The RRO overlay package can now target a specific package, like fonts, in the original app you’re customizing. As the target application begins to run, it picks up the installed RRO APK resources.arsc file and uses the RRO identity mapping (IDMAP) to assign specific overlays to the correct target packages. 

In a broad sense, the RRO resources.arsc overrides the appresources.arsc file of the original app. Your RRO tells the app to ignore its original build and use this new build instead.

The Android app must be a valid and signed APK for RRO customization to work.

What is a valid and signed Android APK file? 

An Android Package (APK) is the file format Android uses to distribute and install apps. Also known as an Android Package Kit or Android Application Package, an APK is an archive file that has all that’s needed for an app to be installed on a device. They’re like ZIP files that combine and compress multiple files into a single, more portable, and smaller package. Unlike a ZIP, though, an APK contains extra instructions for installation on a mobile phone.

As a security measure, all APKs must be digitally signed with a certificate before they can be installed. Creating a keystore is necessary because this is where the security certificate is stored. A signed Android APK enables an app to be available for download through the Google Play Store.

A signed APK identifies the app’s author, encourages trust between Google and developers, and ensures an original and unmodified app is delivered to a device correctly.

Is it difficult to customize your Android with an RRO?

The difficulty of customizing an Android device with an RRO lies in the knowledge and skills of the developer. Google has made the Android OS an open-source operating system for cellphones. 

The Android Open Source Project (AOSP) aims to offer the source code and information needed to create custom variants of the Android OS. It also ensures Android devices meet compatibility standards to keep the system functioning for millions of users.

You can develop apps and contribute code to the Android OS because of Google’s open-source project. Developers build Android apps with Android Platform application programming interfaces (APIs) in Kotlin or Java. The set of APIs that enable you to quickly and easily develop an app is known as the Android framework.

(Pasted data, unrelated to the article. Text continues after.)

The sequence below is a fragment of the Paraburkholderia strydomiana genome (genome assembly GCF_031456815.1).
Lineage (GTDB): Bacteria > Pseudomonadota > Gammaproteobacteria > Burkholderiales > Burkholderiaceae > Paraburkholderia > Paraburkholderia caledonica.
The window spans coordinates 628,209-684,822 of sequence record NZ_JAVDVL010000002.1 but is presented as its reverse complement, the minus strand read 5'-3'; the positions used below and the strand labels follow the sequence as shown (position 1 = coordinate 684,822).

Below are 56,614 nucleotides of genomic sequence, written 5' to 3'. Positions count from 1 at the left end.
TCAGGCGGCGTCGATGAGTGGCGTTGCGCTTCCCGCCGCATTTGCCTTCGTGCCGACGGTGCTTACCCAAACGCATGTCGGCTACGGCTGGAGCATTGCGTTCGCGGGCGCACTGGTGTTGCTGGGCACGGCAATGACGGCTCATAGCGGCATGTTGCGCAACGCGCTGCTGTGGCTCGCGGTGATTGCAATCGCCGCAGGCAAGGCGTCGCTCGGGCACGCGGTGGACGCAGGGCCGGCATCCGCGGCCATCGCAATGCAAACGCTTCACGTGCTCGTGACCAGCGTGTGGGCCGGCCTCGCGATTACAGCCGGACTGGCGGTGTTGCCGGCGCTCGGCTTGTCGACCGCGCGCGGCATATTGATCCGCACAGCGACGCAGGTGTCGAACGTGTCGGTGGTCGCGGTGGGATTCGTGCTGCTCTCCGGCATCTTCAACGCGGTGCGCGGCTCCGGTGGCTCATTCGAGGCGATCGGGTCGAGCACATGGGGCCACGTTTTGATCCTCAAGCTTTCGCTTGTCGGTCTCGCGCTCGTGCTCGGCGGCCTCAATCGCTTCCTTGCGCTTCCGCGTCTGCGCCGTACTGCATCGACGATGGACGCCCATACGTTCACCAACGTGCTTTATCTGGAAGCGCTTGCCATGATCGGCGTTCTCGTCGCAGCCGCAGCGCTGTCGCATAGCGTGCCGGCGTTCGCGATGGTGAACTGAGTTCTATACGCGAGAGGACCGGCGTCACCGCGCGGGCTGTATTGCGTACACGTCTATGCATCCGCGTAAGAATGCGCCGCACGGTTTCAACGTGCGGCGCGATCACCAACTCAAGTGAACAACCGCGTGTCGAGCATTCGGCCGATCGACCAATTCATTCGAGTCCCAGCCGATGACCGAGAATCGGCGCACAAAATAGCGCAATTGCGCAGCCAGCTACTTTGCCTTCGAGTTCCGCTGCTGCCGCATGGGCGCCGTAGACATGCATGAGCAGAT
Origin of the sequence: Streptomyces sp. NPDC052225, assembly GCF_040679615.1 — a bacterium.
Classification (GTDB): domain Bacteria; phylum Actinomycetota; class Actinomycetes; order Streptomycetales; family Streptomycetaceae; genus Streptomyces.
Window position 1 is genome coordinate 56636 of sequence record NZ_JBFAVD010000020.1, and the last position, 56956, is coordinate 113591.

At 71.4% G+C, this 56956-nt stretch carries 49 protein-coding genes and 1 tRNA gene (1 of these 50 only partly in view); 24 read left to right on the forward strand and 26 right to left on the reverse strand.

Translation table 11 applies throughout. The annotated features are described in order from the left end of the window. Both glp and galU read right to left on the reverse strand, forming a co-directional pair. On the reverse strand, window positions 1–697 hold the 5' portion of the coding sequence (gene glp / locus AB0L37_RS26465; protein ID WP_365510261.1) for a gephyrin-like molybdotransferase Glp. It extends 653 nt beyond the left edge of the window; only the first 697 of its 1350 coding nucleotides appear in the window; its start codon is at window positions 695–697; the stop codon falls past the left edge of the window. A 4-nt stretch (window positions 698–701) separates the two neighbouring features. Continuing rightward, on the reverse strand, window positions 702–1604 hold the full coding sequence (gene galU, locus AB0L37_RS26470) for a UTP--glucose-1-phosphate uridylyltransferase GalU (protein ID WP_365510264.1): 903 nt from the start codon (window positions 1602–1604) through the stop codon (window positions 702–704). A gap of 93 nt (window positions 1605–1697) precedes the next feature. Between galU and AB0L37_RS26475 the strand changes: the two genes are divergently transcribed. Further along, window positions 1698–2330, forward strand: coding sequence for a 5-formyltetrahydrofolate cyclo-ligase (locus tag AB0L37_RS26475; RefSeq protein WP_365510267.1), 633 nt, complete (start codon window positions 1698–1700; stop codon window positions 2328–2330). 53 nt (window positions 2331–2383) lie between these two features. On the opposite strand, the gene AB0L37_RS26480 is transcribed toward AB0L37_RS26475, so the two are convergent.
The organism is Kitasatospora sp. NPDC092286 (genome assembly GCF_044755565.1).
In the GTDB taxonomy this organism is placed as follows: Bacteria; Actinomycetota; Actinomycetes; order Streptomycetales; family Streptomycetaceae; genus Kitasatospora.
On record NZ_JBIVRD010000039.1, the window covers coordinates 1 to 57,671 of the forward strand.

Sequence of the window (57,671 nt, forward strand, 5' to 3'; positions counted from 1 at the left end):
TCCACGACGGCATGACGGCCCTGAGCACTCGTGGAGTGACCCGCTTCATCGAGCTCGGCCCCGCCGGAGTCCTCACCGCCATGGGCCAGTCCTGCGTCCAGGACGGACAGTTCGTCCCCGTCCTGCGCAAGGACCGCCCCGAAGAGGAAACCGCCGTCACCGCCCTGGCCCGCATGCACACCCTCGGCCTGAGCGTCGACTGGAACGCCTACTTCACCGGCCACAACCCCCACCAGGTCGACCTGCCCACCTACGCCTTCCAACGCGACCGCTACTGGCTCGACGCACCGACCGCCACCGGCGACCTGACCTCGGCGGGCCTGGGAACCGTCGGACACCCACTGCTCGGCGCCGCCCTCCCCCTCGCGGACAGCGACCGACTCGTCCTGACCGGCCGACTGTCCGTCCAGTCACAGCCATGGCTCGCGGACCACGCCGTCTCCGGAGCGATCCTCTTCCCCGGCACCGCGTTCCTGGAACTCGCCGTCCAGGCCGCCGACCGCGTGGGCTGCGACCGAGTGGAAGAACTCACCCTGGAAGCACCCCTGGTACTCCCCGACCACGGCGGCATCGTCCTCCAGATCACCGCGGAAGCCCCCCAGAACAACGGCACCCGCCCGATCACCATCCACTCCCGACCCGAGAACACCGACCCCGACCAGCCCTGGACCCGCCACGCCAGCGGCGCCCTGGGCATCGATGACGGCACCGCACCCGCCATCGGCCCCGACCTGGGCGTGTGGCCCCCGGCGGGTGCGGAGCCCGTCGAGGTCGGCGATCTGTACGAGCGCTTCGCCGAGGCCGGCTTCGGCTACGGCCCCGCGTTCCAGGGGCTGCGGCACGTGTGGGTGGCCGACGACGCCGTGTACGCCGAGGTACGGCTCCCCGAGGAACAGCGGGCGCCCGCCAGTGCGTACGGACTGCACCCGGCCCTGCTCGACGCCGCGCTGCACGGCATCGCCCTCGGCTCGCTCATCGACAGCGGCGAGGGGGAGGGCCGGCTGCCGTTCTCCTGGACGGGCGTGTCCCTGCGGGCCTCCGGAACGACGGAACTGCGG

Anyone can build a new app or customize an Android once they learn how to do it. Whether working with a Google Pixel phone or a Samsung Galaxy, the operating system is the same and open to change. Custom Android ROMs and RROs allow for a variety of customization options.

How to create an Android app and RROs 

There are two main ways to create an RRO. It should be easier for you to learn how to build an RRO package if you’re familiar with building apps. You’ll need to install Android SDK tools and use the Android Packaging Tool (AAPT) to build an overlay package manually. Search for online tutorials to help explain this method and more.

Developers can also use Android Studio for Android development and to build overlay packages. This software provides the fastest tools for building on an Android device and includes:

It’s easier to build RROs in Android Studio than manually. You can also test an app and RROs before installing them to see how your codes will function. Generic System Images (GSIs) can be installed and run on multiple Android devices to perform app testing.

Buying or selling a phone? See how Phonecheck adds trust to the process

Customizing phones in the Android aftermarket is popular among buyers and sellers. Just like the APK signing process adds trust to the process of app development, the Phonecheck complete device certification solution adds trust to the process of buying and selling used Android phones. We set the standards in used device certification; you’ll know that a Phonecheck-certified device is fully functioning and ready for customization.

Our industry-leading reports and certification process provides diagnostic information about a device, so you know exactly what you’re getting. Don’t buy a used device without obtaining a Phonecheck Device History Report. You can avoid costly hidden problems for about the cost of a cup of coffee.

Join the thousands of businesses already using Phonecheck to solve many of your Android aftermarket needs. Request a demo of our all-in-one services today.